Posted On: Â 7/01/2016
By Cassie Fish, http://cassandrafish.com
Indeed, short bought packers â€œgot after itâ€ yesterday and cash prices were $5-6 higher on good to excellent volume. Bids are still in play at steady money indicating a willingness of packers to extend inventory at the higher price levels. It feels like a sizeable transfer of ownership took place but itâ€™s a little early to get the official USDA tally.
Why are packers scrambling? The main reason is the industry has slaughtered over 300,000 more fed cattle YTD than for the same timeframe in 2015.
The good news here is also that the increase in beef demand has pushed wholesale prices to levels that have inspired the best retail beef features in years, resulting in renewed consumer beef buying.
Cattle feeders have done an excellent job selling cattle and as a result, the industry is hitting the dreaded third quarter of 2016 dramatically more current than one year ago. Undoubtedly, some July cattle slated for July have already been slaughtered. Though it is also true that cattle performance has been stellar and some cattle have beat their out-dates by days if not weeks.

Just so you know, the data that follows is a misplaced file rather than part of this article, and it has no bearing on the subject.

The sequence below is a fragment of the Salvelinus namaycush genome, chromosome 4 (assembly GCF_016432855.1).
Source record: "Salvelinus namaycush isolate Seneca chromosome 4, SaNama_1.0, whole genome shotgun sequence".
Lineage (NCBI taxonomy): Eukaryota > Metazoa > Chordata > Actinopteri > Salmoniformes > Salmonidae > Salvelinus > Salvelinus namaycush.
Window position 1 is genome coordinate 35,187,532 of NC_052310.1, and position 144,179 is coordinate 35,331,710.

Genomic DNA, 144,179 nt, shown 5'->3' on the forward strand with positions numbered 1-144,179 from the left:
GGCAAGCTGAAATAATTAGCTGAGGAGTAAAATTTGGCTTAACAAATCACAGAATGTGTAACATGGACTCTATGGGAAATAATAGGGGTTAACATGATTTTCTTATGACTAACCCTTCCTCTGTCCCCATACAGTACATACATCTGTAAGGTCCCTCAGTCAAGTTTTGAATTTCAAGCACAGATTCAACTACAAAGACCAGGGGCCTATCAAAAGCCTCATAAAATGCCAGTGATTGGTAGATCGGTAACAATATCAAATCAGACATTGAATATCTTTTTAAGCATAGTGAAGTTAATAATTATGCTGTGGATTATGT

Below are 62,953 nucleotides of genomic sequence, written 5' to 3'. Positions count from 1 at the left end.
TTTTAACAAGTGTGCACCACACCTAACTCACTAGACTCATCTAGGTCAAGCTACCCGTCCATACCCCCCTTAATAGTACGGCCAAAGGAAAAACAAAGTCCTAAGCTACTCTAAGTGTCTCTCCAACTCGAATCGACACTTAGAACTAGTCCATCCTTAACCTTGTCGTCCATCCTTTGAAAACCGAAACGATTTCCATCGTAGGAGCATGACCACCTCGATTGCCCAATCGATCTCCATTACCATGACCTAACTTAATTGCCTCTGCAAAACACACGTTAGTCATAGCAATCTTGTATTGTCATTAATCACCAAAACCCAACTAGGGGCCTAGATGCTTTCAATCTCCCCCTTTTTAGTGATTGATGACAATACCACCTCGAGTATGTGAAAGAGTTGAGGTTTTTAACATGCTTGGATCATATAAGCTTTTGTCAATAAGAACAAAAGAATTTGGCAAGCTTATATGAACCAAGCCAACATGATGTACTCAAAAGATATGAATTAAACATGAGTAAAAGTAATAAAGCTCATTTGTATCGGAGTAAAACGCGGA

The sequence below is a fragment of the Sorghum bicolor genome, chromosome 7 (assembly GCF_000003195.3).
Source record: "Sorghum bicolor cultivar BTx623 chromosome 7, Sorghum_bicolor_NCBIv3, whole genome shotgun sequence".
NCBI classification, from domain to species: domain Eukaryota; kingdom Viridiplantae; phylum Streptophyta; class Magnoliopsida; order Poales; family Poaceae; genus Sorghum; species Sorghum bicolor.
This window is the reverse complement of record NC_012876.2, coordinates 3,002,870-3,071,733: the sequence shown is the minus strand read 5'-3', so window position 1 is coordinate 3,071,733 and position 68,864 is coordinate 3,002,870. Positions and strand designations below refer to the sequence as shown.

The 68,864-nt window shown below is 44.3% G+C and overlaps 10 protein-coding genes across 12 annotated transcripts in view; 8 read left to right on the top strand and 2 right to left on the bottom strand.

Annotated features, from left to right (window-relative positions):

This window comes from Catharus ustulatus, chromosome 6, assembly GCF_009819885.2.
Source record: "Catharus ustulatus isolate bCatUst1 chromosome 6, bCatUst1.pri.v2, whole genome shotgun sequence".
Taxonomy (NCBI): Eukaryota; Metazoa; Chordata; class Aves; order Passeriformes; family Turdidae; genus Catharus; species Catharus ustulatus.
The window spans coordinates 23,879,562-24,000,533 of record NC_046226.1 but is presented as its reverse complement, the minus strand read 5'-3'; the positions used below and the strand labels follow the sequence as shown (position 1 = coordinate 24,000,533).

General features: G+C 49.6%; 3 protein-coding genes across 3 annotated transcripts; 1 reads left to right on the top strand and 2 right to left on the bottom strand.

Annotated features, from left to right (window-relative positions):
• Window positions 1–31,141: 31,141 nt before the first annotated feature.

Â Â Â Â Â Â Â Â Futures Totter
CME cattle futures led the up this week but now that the good news is reality, retreat has begun. Stalling out at key overhead moving averages, Aug LC is leading the down. Todayâ€™s low thus far of $114.07 is near the spot LC low of $113.72 made by just expired Jun LC. Jun ended its run in the middle of a 3-month-long trading range, expiring just under its 40-day moving average. Yesterdayâ€™s open interest showed a big decline in Aug and an increase in Oct and Dec, indicating pre-roll is likely underway.
There is growing optimism among many that both cash cattle and futures carved out a bottom in June. Whatâ€™s also true is that June saw the best beef news in a very very long time. Still, a seasonal downtrend in July is normal. The degree of the downtrend will have a lot to say about whether 2016 was a â€œJune bottom yearâ€ or not. Since June bottoms only come along 22% of the time, today futures, most comfortable with a sizeable discount, arenâ€™t willing to bet on it.